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ACCA or CIMA?

I'm more inclined towards ACCA and my plan is something like this (pls comment on it):

I'm in Pakistan, planning to do ACCA and attain the BSc degree from the Oxford Brookes University (ACCA students have to clear particular exams and do a project work to get the degree.) 

Once I'm through with all the ACCA papers and a degree, but before the mandatory three years job experience period for being an ACCA member, I would apply for a Masters Program in either UK, Canada or any viable university in a 'stable' country. 

After the degree, I could try and avail the post graduation work permit and might settle for long term. How feasible is the plan?

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Work plan

So when are you intending to do some practical accountancy work for an employer?

Believe me, if you wait until you have completed all your exams and masters degree you will be over-qualified for many employers in the UK.

It is much better if your practical experience and qualifications progress in parallel, something that many overseas students seem unable to grasp. It has been that way for as long as I remember.

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By Old Greying Accountant
19th Dec 2012 16:56

ACCA is ...

... specifically designed to be studied alongside work experience as Andy outlines, back in my day I worked nine to five thirty and studied 7 to 10 at night school twice a week (and at home the other days)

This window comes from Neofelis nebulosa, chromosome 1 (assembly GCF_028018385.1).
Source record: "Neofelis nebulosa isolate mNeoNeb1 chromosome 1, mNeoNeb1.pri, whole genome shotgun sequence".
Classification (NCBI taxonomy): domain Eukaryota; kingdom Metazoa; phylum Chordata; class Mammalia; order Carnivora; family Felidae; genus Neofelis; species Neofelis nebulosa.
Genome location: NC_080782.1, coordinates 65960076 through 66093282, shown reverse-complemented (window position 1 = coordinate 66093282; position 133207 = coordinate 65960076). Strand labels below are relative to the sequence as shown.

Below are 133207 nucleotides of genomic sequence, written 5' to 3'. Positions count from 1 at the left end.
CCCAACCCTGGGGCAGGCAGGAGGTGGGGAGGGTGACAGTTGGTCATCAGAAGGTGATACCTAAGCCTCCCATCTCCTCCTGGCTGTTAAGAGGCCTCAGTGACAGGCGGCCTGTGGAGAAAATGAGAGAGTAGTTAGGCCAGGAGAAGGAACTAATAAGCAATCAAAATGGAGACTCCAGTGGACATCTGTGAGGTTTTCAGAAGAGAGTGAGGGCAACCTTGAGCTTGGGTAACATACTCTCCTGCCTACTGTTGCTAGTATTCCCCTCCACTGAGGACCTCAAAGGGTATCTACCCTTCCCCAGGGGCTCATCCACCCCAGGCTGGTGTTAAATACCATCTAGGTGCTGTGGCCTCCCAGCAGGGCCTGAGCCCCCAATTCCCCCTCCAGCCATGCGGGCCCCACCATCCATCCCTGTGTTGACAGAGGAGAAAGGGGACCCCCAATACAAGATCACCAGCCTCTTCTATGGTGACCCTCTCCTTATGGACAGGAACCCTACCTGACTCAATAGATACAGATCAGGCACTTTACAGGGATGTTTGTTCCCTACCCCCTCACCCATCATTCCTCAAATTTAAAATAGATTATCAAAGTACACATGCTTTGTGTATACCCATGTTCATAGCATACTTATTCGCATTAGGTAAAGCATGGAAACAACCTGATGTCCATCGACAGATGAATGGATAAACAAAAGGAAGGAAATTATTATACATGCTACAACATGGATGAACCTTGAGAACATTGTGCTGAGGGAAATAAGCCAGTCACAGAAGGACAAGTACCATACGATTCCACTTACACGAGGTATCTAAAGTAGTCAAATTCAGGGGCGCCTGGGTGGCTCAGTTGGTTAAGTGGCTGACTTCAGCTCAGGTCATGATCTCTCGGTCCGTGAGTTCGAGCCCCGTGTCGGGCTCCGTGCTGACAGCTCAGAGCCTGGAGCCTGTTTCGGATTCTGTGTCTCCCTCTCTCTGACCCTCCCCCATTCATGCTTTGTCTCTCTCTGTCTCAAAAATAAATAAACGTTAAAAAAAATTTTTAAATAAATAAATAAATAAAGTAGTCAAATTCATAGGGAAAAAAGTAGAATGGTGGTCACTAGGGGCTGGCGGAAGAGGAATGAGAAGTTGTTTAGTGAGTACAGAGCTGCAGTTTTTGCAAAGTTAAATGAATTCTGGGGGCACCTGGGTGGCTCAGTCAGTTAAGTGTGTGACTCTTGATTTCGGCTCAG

There were graduates there too who just held everyone else up as they had no clue as to the application of the knowledge they had learned.

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19th Dec 2012 17:24

Definitely agree with the above two comments...

... Try to combine your ACCA study with a job, prefereably one which would lead towards a role in accountancy - this is by far the best option, for the reasons outlined in the above comments!

Employers prefer people with practical knowledge and experience, not just qualifications.  Even if you were to go into a job after doing a Masters, it is likely that you would still be starting at an entry level due to a lack of work experience - so it's best to build some experience up while your studying. After you qualify, your work experience will give you the edge over others.

A lot of accountancy firms sponsor students to study ACCA which would allow you to gain that valuable experience alongside studying.  You may have to eventually do the degree part time although it is possible that an employer could sponsor this as well.

Good luck with your plan!

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19th Dec 2012 17:36

Original question - ACCA or CIMA!

Regarding your original question as to whether you should choose ACCA or CIMA.....

It really depends on what route you want to go down: whether you want to go down the management accounts sort of route - CIMA would be more suitable for this; or whether you want to go into practice (incl. audit, tax, etc) in which case ACCA would be more suitable.  If you want to go into industry I think ACCA would be better, but CIMA is still a good option anyway.

There are lots of different kinds of careers in accountancy so it all depends on what you want to do really - what path do you want to go down?! 

Adding to my previous comment - if you do get a job, then your employer may help you decide (or decide for you) on what course is most suitable.